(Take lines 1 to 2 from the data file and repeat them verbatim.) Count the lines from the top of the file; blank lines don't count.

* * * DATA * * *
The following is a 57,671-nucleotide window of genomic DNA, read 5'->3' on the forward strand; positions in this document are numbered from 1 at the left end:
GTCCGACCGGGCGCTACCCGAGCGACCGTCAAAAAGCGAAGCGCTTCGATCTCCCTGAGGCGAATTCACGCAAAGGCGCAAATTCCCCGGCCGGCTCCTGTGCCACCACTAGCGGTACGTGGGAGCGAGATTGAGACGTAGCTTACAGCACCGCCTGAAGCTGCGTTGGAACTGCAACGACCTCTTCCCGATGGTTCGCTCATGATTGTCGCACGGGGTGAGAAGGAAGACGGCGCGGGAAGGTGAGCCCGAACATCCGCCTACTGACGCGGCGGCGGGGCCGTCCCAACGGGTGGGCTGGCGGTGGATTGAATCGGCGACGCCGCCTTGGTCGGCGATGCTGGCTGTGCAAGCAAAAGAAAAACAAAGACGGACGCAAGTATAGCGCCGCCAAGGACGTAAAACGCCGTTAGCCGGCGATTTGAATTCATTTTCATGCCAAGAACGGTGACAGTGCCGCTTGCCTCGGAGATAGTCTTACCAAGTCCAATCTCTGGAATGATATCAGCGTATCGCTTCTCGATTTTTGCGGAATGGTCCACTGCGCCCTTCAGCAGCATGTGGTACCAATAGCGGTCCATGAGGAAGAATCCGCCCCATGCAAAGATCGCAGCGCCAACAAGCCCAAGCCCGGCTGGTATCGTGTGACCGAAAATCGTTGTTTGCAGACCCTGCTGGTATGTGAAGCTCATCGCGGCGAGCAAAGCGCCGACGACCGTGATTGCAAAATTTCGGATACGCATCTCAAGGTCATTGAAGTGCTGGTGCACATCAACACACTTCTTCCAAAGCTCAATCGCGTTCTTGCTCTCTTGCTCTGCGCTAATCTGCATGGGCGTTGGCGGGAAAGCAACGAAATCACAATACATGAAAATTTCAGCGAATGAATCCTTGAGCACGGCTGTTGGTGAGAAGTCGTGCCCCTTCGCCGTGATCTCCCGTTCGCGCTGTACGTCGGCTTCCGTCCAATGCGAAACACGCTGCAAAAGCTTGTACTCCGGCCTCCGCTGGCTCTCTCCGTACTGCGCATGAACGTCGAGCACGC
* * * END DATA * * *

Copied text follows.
The following is a 57,671-nucleotide window of genomic DNA, read 5'->3' on the forward strand; positions in this document are numbered from 1 at the left end:
GTCCGACCGGGCGCTACCCGAGCGACCGTCAAAAAGCGAAGCGCTTCGATCTCCCTGAGGCGAATTCACGCAAAGGCGCAAATTCCCCGGCCGGCTCCTGTGCCACCACTAGCGGTACGTGGGAGCGAGATTGAGACGTAGCTTACAGCACCGCCTGAAGCTGCGTTGGAACTGCAACGACCTCTTCCCGATGGTTCGCTCATGATTGTCGCACGGGGTGAGAAGGAAGACGGCGCGGGAAGGTGAGCCCGAACATCCGCCTACTGACGCGGCGGCGGGGCCGTCCCAACGGGTGGGCTGGCGGTGGATTGAATCGGCGACGCCGCCTTGGTCGGCGATGCTGGCTGTGCAAGCAAAAGAAAAACAAAGACGGACGCAAGTATAGCGCCGCCAAGGACGTAAAACGCCGTTAGCCGGCGATTTGAATTCATTTTCATGCCAAGAACGGTGACAGTGCCGCTTGCCTCGGAGATAGTCTTACCAAGTCCAATCTCTGGAATGATATCAGCGTATCGCTTCTCGATTTTTGCGGAATGGTCCACTGCGCCCTTCAGCAGCATGTGGTACCAATAGCGGTCCATGAGGAAGAATCCGCCCCATGCAAAGATCGCAGCGCCAACAAGCCCAAGCCCGGCTGGTATCGTGTGACCGAAAATCGTTGTTTGCAGACCCTGCTGGTATGTGAAGCTCATCGCGGCGAGCAAAGCGCCGACGACCGTGATTGCAAAATTTCGGATACGCATCTCAAGGTCATTGAAGTGCTGGTGCACATCAACACACTTCTTCCAAAGCTCAATCGCGTTCTTGCTCTCTTGCTCTGCGCTAATCTGCATGGGCGTTGGCGGGAAAGCAACGAAATCACAATACATGAAAATTTCAGCGAATGAATCCTTGAGCACGGCTGTTGGTGAGAAGTCGTGCCCCTTCGCCGTGATCTCCCGTTCGCGCTGTACGTCGGCTTCCGTCCAATGCGAAACACGCTGCAAAAGCTTGTACTCCGGCCTCCGCTGGCTCTCTCCGTACTGCGCATGAACGTCGAGCACGC